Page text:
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Vol 23 No 2 Feb/March 2018

Book of the Month

Cover of The UK Supreme Court Yearbook Volume 8: 2016-2017 Legal Year

The UK Supreme Court Yearbook Volume 8: 2016-2017 Legal Year

Edited by: Daniel Clarry
Price: £120.00

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The Meanings of Rights: The Philosophy and Social Theory of Human Rights

ISBN13: 9781107679597
Published: May 2014
Publisher: Cambridge University Press
Country of Publication: UK
Format: Paperback
Price: £25.99

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Does the apparent victory, universality and ubiquity of the idea of rights indicate that such rights have transcended all conflicts of interests and moved beyond the presumption that it is the clash of ideas that drives culture? Or has the rhetorical triumph of rights not been replicated in reality?

The contributors to this book answer these questions in the context of an increasing wealth gap between the metropolitan elites and the rest, a chasm in income and chances between the rich and the poor, and walls which divide the comfortable middle classes from the 'underclass'. Why do these inequalities persist in our supposed human rights-abiding societies?

In seeking to address the foundations, genealogies, meaning and impact of rights, this book captures some of the energy, breadth, power and paradoxes that make deployment of the language of human rights such an essential but changeable part of so many of our contemporary discourses.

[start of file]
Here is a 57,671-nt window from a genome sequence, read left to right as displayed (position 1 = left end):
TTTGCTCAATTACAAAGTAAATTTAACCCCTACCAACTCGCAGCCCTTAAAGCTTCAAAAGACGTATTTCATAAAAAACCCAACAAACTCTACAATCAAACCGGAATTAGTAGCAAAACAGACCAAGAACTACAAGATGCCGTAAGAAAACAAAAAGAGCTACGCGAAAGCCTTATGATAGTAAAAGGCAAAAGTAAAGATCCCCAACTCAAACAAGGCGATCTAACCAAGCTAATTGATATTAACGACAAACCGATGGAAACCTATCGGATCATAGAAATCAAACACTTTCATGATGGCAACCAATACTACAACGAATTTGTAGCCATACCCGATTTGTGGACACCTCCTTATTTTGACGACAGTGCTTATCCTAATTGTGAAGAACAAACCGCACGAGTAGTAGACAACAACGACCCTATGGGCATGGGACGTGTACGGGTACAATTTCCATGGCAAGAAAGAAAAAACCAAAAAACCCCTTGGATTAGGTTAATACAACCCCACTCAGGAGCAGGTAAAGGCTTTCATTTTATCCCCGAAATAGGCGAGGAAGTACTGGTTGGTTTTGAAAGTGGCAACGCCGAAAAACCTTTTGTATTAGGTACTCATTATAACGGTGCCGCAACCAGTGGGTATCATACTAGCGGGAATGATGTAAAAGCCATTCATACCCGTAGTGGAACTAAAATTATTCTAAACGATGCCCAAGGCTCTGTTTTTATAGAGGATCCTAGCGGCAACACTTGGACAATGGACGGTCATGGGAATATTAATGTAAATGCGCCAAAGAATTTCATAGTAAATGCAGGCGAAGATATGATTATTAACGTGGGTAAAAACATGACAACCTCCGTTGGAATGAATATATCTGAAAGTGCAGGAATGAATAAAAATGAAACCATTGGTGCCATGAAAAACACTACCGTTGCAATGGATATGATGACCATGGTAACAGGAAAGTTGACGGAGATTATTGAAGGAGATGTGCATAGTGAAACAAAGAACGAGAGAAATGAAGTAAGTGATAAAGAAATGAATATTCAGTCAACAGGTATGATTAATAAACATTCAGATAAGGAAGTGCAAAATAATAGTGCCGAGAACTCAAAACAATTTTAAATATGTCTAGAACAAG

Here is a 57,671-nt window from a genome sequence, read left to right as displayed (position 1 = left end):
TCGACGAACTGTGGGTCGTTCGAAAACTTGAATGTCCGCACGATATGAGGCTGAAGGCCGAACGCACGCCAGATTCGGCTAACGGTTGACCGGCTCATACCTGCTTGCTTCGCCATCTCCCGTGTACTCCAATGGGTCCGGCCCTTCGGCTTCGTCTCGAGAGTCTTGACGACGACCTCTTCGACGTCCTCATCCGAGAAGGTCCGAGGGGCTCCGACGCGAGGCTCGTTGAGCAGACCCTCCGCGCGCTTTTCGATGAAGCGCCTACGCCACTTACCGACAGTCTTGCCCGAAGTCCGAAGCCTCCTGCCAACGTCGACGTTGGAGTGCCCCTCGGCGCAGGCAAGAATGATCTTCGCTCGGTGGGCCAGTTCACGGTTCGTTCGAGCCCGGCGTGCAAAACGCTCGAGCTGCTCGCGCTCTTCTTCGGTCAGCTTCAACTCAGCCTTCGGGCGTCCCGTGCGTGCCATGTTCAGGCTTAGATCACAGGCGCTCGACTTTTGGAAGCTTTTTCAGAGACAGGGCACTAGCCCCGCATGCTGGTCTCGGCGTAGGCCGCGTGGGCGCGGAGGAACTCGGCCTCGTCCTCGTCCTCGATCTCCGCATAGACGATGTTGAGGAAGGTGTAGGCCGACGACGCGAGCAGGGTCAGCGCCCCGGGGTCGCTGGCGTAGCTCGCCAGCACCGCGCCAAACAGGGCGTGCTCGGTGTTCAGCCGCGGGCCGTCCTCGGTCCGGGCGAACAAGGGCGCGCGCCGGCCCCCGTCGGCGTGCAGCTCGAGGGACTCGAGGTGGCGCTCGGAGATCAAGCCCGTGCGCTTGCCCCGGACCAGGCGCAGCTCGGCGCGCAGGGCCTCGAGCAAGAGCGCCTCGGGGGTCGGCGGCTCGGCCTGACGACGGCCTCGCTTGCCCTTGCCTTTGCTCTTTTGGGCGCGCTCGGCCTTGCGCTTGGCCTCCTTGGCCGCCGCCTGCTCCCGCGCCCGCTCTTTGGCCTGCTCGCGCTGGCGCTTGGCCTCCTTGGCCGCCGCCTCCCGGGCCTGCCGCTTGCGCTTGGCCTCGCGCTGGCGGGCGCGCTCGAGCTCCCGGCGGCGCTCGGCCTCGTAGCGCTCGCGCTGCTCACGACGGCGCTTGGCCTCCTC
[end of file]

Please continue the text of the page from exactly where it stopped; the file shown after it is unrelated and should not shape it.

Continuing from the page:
Human Rights and Civil Liberties
Introduction Conor Gearty and Costas Douzinas

Part I. Finding Foundations:
1. On human rights: two simple remarks Jean-Luc Nancy (translated by Gilbert Leung)
2. Human rights: the necessary quest for foundations Conor Gearty
3. Against human rights: liberty in the western tradition John Milbank
4. Religious faith and human rights Rowan Williams

Part II. Law, Rights and Revolution:
5. Philosophy and the right to resistance Costas Douzinas
6. On a radical politics for human rights Illan Rua Wall
7. Fanon today Drucilla Cornell
8. Race and the value of the human Paul Gilroy

Part III. Rights, Justice, Politics:
9. From 'human rights' to 'life rights' Walter D. Mignolo
10. Democracy, human rights and cosmopolitanism: an agonistic approach Chantal Mouffe
11. Plural cosmopolitanisms and the origins of human rights Samuel Moyn

Part IV. Rights and Power:
12. Second-generation rights as biopolitical rights Pheng Cheah
13. History, normativity, and rights Paul Patton
14. 'All of us without exception': Sartre, Ranciere, and the cause of the Other Bruce Robbins
15. However incompletely, human Joseph R. Slaughter
16. Welcome to the 'spiritual kingdom of animals' Slavoj Zizek.